KANSAS CITY, MO — Mark Byrd is in the business of second chances.
An HVAC specialist by trade, his passion to help people re-entering society from the prison system started more than a decade ago when he started KC Redemtion and the New Reflections Technical Institute, a job training program that prepares students for their new life.
"We try to help them get to a point where they can survive and be sustainable and to have a good life, you know, and most of them never realized they could have it," he said.
He's helping students like Otis Steen, who went from the judicial system, to financial stability by becoming a truck driver.
"As a person looking from the outside in, it seemed like a dream, like a fantasy. But going through it, it's still like a dream, like a dream state, like, 'Wow, is this true?'" said Steen.
Employment reduced recidivism and makes communities safer. While Byrd believes in his students, it can be an uphill battle convincing employers to give them their second chance.
However, he’s noticed recently that the Great Resignation has been opening more doors.
"When we first started it, we had one company that was felon-friendly. Now, we have over 70," he said.
In November, the Bureau of Labor Statistics said a record high of 4.5 million people quit their job that month alone. We’ve seen the impacts of the Great Resignation reflected in food service, deliveries, and supply chain tangles.
Every year, 600,000 Americans leave the judicial system looking for employment. Although more than 1 in 4 people re-entering society is unemployed, studies have shown that they stay at their jobs longer and are less likely to quit than the general workforce.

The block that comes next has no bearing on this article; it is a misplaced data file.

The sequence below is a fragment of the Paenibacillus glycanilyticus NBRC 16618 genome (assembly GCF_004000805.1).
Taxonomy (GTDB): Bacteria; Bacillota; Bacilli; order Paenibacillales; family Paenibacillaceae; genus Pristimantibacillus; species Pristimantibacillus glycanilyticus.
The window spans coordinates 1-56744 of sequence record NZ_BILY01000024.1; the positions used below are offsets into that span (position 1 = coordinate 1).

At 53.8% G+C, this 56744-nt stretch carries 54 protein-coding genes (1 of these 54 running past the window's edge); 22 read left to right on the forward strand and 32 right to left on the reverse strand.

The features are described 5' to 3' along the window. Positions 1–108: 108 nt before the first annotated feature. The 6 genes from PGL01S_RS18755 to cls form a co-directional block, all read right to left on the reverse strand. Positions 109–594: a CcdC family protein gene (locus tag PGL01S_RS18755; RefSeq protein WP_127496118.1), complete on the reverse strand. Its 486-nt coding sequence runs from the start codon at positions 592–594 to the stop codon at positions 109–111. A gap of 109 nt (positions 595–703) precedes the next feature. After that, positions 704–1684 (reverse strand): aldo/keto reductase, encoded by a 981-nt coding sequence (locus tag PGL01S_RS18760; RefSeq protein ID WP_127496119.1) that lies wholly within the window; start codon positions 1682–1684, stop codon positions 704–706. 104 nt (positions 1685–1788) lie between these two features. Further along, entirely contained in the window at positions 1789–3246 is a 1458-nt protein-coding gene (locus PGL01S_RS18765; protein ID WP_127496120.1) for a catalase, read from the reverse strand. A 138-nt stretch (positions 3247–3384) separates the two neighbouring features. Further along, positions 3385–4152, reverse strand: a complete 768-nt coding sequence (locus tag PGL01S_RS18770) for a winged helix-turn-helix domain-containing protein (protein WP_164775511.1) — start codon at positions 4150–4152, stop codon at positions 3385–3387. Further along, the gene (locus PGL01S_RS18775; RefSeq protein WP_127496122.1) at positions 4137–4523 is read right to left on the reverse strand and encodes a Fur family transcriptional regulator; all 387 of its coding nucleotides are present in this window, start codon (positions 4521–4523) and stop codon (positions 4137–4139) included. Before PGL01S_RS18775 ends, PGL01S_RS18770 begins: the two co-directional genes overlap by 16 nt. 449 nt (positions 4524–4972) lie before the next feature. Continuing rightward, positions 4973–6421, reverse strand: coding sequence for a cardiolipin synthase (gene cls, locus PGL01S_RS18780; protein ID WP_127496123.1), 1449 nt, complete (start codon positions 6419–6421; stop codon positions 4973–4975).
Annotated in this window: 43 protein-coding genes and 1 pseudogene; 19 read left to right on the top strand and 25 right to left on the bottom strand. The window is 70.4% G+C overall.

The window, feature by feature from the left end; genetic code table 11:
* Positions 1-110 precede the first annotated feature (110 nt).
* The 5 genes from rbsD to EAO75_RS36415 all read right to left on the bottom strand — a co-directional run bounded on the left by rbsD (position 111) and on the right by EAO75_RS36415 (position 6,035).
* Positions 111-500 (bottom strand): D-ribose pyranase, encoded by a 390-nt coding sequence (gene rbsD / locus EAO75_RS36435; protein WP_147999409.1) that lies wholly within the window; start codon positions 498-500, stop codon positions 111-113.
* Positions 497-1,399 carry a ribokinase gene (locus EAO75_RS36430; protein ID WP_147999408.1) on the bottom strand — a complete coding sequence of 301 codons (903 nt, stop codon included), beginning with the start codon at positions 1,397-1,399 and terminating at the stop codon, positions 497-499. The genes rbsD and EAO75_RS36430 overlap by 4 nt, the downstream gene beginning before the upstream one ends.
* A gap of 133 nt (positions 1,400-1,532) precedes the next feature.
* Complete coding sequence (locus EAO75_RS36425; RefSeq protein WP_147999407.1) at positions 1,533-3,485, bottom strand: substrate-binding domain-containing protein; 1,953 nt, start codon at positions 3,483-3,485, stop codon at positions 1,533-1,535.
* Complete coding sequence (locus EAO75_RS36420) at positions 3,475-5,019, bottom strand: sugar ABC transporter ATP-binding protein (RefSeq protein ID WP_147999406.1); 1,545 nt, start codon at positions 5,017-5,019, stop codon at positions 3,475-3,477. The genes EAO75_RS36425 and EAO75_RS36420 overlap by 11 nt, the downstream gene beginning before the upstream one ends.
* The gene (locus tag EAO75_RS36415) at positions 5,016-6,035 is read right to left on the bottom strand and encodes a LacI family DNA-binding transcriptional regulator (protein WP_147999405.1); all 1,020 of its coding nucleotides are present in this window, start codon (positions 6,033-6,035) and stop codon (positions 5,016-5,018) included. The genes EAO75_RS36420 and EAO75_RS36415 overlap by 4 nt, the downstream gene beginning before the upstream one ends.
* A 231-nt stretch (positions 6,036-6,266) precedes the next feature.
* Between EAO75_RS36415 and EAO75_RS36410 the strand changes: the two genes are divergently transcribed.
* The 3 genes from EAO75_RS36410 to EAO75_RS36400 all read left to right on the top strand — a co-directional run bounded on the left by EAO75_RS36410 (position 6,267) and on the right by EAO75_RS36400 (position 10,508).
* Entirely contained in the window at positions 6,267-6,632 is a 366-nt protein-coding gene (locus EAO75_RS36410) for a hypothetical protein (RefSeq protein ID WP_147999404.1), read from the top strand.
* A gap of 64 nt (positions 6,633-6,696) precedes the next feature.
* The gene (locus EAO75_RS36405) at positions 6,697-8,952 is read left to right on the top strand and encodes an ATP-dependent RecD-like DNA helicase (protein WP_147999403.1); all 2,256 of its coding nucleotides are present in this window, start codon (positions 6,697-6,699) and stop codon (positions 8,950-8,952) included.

"This person here wants that opportunity. This is their second chance might even be their third chance, but in most cases, it's their last chance. So, when they get this opportunity there, their work starts at seven o'clock. They're there at 6:30, drinking coffee in their hand, ready to go," said Byrd.
"We get calls or emails on a weekly basis," said Dwayne Williams, the president and CEO of 12th Street Heritage Development Corporation in Kansas City.
A decade years ago, they started a re-entry program and are noticing exactly what Mark has been: more employers looking to hire their clients.
"We have individuals who are looking for jobs. And so now, they've got another resource that they can, that they can tap," Williams said.
"I think a lot of employers will be surprised at the work ethic of individuals who come out of the system, you know, because a lot of them, they really not trying to go back to the system," said Gary Riley.
Riley has been with 12th Street for years. He says getting that second chance turned his life around.
"It helped me be a better man for tomorrow. You know what I mean? It showed me how to dig within deep, within to be the leader that I know I can be the follower I know I can be," he said.
As people like Byrd and Williams continue to match their students with employers, they hope this trend of hiring more people looking for a second chance continues well after the great resignation subsides.
"I advise our employees to look deep into themselves and figure out that mistake they made and what they needed and who helped them, who helped them. Now, it's their time to help someone else, and we can rebuild America. We can rebuild our workforce," said Byrd.